In this month when many envision the year ahead, some self-help book undoubtedly will suggest it's also time to answer the questions, "What should I leave behind from the old year?" and "What do you want to leave behind when you die?"

These are deer-in-the-headlights questions designed by life coaches to make clients squirm and think big.

It occurred to me, trying to answer them myself, that they really shouldn't be so hard to figure out. As humans, we are designed -- birth to death -- to leave things behind without thinking. Especially without thinking.

This occurred to me post-holidays as I stood at the door of my local post office. A neighbor, who had just dropped off the shoes of his visiting grandson, held it open so I could mail back my visiting daughter's hat.

"Not so bad," we agreed. No one left with someone else's cellphone or laptop. And my daughter could hardly have known that her 5-year-old nephew, wearing her hat for a mask, would stash it in a bookcase when they were playing hide-and-seek.

This is the same in-town child who, like his sister before him, has left his security blanket behind, only to discover the tragedy at bedtime when it is sleeting, and who in December left his winter coat stuffed under the car seat because it didn't feel cozy.

Most people think the mailing frenzy occurs the week before Christmas. Thanks to out-of-town visitors, I suspect the real spike comes after, when charger cords, single earrings and orthodontic retainers get a priority ride back to their owners. Visits can be divided into three parts: hellos, goodbyes and a trip to the post office.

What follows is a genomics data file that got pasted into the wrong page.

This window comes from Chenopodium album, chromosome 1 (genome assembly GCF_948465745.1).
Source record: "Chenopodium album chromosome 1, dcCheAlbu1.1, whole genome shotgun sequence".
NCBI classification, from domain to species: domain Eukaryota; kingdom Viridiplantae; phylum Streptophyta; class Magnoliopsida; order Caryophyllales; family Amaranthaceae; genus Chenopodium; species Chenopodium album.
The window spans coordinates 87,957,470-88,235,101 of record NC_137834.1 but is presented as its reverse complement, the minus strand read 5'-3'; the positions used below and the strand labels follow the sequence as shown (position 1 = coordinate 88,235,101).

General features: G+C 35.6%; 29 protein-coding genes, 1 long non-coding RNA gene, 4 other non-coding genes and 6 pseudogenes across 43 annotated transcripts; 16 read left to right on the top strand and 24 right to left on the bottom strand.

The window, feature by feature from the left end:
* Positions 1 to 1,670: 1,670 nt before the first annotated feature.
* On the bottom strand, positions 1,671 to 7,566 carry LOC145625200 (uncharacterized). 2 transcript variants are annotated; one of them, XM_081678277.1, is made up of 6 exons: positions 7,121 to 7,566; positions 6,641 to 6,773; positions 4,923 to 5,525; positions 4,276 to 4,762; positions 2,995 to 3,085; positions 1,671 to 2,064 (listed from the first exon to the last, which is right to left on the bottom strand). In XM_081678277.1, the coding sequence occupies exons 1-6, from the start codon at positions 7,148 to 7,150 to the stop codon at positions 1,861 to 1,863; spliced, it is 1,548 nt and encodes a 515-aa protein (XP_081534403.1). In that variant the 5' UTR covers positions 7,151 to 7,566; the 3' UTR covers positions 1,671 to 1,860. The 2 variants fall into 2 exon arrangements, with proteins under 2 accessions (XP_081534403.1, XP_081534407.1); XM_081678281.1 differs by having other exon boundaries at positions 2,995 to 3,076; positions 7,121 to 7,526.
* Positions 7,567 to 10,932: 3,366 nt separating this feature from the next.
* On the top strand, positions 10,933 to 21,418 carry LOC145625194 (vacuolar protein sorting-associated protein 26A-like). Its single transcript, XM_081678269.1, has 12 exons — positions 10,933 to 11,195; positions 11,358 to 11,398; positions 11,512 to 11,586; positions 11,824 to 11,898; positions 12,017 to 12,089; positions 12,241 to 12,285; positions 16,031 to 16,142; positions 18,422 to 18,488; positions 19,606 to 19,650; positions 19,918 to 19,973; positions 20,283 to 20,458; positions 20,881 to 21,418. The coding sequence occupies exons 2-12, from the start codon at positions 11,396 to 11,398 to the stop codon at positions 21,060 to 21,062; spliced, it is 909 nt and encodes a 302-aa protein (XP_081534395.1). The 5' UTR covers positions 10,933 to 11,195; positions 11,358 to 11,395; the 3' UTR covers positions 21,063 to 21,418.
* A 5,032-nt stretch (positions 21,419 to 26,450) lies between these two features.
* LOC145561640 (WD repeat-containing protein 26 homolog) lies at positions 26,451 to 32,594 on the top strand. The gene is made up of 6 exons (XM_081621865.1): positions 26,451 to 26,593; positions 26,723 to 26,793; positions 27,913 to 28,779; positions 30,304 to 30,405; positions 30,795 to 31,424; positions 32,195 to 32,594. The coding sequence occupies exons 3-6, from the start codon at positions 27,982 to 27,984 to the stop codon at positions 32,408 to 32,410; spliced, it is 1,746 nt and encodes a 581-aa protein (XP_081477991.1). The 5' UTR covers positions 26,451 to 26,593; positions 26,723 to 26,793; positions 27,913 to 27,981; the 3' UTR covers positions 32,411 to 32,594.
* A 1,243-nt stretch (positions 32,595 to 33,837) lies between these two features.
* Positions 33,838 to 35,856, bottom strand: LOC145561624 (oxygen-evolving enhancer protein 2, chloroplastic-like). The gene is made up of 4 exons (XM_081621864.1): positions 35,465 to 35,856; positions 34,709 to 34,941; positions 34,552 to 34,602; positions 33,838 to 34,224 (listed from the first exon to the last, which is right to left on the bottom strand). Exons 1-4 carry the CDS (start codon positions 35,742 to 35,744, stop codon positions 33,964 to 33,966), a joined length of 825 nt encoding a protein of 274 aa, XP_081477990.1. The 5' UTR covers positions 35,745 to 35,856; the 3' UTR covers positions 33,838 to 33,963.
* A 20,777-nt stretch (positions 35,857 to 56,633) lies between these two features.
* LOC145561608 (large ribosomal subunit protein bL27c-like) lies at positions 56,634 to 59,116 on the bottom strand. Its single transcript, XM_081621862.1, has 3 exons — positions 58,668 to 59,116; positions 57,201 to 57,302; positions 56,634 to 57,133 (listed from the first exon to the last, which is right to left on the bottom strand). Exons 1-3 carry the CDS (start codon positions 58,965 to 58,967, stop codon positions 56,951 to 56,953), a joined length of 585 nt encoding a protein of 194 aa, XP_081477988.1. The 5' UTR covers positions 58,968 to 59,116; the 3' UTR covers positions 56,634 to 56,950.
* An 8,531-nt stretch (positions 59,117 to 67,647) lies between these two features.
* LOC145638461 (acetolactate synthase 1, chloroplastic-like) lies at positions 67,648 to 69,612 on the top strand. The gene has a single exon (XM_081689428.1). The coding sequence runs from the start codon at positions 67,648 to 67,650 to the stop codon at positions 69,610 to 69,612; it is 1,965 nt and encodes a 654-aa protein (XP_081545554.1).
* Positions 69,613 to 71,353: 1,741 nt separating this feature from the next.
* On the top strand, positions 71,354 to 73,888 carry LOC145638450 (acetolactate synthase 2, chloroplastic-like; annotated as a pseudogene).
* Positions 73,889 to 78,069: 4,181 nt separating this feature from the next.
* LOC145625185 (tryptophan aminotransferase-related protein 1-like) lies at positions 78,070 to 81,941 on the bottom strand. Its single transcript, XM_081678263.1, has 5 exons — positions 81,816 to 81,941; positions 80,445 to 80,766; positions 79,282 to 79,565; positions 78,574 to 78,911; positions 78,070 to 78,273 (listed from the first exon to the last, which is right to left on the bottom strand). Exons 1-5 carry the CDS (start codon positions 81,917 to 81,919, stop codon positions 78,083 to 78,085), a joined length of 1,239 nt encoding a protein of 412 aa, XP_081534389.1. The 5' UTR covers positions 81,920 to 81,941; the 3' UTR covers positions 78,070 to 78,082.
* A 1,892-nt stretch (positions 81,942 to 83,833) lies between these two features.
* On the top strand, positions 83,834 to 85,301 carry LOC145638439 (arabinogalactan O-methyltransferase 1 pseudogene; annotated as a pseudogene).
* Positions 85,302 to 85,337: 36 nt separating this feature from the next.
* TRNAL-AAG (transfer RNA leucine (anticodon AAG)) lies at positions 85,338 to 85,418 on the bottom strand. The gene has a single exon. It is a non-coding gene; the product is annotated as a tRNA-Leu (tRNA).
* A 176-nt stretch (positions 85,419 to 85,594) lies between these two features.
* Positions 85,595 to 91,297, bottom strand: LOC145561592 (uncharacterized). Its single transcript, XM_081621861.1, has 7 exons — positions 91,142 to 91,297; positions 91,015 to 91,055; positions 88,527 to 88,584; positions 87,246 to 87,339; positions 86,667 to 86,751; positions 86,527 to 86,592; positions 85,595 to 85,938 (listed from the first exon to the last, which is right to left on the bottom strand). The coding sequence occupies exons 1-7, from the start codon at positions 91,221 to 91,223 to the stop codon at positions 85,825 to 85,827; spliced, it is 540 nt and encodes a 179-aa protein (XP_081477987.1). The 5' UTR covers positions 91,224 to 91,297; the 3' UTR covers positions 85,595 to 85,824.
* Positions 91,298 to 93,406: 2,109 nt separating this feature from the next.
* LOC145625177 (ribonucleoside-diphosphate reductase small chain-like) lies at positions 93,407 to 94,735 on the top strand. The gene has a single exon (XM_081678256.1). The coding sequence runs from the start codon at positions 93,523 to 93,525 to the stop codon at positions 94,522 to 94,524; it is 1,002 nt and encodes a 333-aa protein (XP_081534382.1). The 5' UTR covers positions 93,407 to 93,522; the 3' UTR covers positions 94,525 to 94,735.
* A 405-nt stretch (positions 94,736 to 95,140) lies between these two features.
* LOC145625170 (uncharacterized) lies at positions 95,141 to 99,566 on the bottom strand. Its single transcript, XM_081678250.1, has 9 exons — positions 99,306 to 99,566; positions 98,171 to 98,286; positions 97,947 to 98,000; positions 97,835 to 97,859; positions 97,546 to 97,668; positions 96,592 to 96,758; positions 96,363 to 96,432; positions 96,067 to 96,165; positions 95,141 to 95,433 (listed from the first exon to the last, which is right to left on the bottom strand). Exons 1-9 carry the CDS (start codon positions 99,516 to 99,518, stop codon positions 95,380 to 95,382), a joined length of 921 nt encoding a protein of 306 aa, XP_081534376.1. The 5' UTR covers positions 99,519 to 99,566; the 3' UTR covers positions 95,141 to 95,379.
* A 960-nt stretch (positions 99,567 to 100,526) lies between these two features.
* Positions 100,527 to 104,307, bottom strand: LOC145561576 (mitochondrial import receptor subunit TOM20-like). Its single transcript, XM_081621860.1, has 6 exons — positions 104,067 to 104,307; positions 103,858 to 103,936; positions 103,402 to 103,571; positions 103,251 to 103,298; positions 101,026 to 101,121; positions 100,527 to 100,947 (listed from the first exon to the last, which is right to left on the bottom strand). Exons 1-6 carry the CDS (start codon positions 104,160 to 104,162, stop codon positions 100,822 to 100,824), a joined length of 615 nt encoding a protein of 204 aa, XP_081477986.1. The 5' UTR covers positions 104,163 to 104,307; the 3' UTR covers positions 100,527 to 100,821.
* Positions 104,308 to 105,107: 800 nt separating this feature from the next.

It is not lost on me that visiting stepchildren, with no biological ties to me, are the only ones who have cleared the premises with all their possessions intact. This might suggest a genetic component.

I never have left a potluck without leaving behind a serving dish or spoon. I rarely miss it until the email rolls in, which politely inquires, "Anyone missing a (fill in the blank)?" My track record is so bad that I was elated last fall when a potluck guest left my house without her canister of paprika. It was as big as the state of Kansas.

Since once leaving my suit jacket behind at a business meeting (how is this even possible?), I have never trusted myself to come home with all my clothes. Somehow, it's become instinctive to retrace every step for a missing coat or hat before I search my closet.

As my mother used to observe, "You leave a trail." Which brings me to my original point: We all do.

So the challenge of January is simply to decide more intentionally what sort of trail we wish to leave, and to develop strategies for graceful recovery when the best-laid plans somehow fail us -- as in the case of my left-behind ice-cream scoop.

"I'll just leave it on your porch," said my friend.

So she did, with a perky blue bow tied around it.

"Aww," I said. "That was a nice touch."

She laughed. "Actually, it was just to remind my husband that it belonged to you. He kept putting it back in the drawer."

Which is all to say that in a tiny way, with no effort at all, I managed to be remembered.

Balancing Act author Pat Snyder is a northwest Columbus resident and life-balance speaker and coach. Find her at